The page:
Other factors to consider when thinking about metabolism include:
- Hormonal disorders such as hyperthyroidism, which will increase your RMR, and hypothyroidism, which will decrease your RMR.
- Acute injury or illness can temporarily increase your energy expenditure.
- Having a fever increases the metabolic rate by ~7% for every degree increase above 98.6° F.
- Finally, living and exercising in tropical climates can increase RMR anywhere from 5-20%.
Nab our FREE 4-part weight loss email course
You’ll learn the science behind losing weight and still running well so you can understand the “why” of weight loss for long-term success
Lessons include why simply running more and eating less won’t help you lose weight, why your weight fluctuates each day, and the best way to distribute calories throughout your day. Plus more…
The big question is how to manage weight loss and metabolism to find a healthy weight that will allow you to perform optimally, but is also easy to maintain. Awhile back we posted an article about Healthy Weight Loss, which provided tips on how to lose weight without sacrificing performance. One of those tips was to make sure you don’t cut calories too drastically.
1. Having too few calories can lead to the body breaking down protein, and therefore muscle mass, for energy. As we just learned muscle mass is the biggest determinant of metabolic rate and the less of it we have, the lower our metabolism will be.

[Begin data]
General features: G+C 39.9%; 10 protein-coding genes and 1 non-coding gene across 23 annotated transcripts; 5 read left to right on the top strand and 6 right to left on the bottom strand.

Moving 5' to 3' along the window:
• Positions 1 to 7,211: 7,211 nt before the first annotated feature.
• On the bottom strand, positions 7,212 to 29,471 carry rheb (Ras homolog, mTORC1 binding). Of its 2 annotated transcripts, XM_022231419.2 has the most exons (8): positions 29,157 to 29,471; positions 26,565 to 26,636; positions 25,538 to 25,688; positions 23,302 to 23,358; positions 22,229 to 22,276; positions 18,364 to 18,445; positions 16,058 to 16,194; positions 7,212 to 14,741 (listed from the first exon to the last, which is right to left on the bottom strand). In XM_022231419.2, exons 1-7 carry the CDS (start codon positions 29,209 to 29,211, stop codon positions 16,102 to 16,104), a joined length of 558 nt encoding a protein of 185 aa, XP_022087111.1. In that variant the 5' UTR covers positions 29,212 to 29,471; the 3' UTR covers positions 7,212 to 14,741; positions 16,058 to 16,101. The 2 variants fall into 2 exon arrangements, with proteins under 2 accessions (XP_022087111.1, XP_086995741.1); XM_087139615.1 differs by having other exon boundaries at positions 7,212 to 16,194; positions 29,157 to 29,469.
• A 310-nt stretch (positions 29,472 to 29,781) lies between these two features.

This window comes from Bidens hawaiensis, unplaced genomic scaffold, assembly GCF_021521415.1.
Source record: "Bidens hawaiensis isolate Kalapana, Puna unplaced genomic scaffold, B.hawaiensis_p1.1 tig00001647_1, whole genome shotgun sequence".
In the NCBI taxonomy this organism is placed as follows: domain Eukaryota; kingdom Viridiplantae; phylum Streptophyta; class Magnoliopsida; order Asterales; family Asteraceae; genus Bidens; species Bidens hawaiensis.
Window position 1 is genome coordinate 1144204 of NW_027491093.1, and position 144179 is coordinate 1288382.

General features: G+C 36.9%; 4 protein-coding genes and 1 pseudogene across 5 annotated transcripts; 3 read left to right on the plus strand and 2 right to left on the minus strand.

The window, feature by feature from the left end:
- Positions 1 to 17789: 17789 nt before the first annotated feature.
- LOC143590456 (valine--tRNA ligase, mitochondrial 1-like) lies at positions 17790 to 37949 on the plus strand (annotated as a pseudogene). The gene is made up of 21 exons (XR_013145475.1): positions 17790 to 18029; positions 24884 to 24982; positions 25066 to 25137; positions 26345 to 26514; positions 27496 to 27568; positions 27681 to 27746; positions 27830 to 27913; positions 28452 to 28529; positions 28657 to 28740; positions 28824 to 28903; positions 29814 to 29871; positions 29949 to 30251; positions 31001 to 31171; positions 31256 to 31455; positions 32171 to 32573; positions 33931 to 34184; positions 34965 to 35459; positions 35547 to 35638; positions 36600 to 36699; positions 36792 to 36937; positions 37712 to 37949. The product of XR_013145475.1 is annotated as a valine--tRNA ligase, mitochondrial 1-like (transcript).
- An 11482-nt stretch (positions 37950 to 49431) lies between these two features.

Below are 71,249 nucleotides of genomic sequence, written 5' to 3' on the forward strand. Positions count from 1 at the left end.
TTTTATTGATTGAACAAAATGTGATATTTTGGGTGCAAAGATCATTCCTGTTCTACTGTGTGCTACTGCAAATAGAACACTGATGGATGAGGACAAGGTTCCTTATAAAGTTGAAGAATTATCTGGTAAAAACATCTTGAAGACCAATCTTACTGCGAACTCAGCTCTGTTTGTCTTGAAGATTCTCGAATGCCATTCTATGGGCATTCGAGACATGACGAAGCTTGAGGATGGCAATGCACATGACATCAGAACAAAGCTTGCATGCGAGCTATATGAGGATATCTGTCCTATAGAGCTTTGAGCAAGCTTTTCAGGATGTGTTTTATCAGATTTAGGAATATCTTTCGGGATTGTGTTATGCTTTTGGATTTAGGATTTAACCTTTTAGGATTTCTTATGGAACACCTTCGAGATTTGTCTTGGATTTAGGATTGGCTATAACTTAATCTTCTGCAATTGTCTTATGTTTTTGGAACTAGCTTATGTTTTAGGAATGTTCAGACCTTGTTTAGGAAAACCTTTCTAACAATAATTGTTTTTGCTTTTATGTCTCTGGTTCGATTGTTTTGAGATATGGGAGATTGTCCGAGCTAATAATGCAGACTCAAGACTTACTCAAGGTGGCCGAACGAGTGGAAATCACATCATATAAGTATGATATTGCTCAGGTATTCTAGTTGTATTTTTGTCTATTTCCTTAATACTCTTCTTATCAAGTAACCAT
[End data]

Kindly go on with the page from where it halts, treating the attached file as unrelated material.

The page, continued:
The lower the metabolism, the less calories are needed for daily maintenance, and the harder it becomes to lose weight.
2. Another issue is that the more we restrict our calories, the more efficient the body becomes at using the calories that we do give it.
Normally efficiency is a good thing, unless we are trying to lose weight. When trying to lose weight, or create a negative energy balance, we don’t want the body to be efficient at using calories so that it has to work harder and thus burn more calories.
3. The final difficulty involving weight loss and metabolism is that as we lose weight, we require less energy (because RMR is determined mainly by body mass). This means you need to continually decrease your intake to account for the decrease in metabolic rate.
RunnersConnect Bonus Extra
Get the only runner’s calorie calculator that factors in your metabolism and the miles you ran to help you determine exactly how many calories you burned each day. Plus, get a breakdown of how many calories you need to eat (including how many carbs, proteins and fats you should target) to lose weight.
Tips for managing weight loss and metabolism
- To off-set the natural decline in metabolism that comes with age, start and continue a weight training program and do it 2-3 days per week to preserve lean muscle mass.
- To avoid big drops in RMR, limit calorie restriction to ~15% less than what is required to meet your maintenance and training needs. So if you needed 2300 calories a day to meet your RMR + training expenditures, you should only reduce that by ~345 calories per day (consume ~ 1955 calories per day).
- Be realistic about your weight loss goals and once you reach those goals, stop dieting. Your RMR will return to normal once calorie restriction has ceased and a normal caloric intake is resumed.
- Don’t fight against your metabolism but learn how to structure your nutrition to fit with it. Some factors contributing to metabolism are out of our control or very difficult to change. Furthermore, metabolism is a finely tuned and highly regulated operation of our bodies and we function best when it is in balance.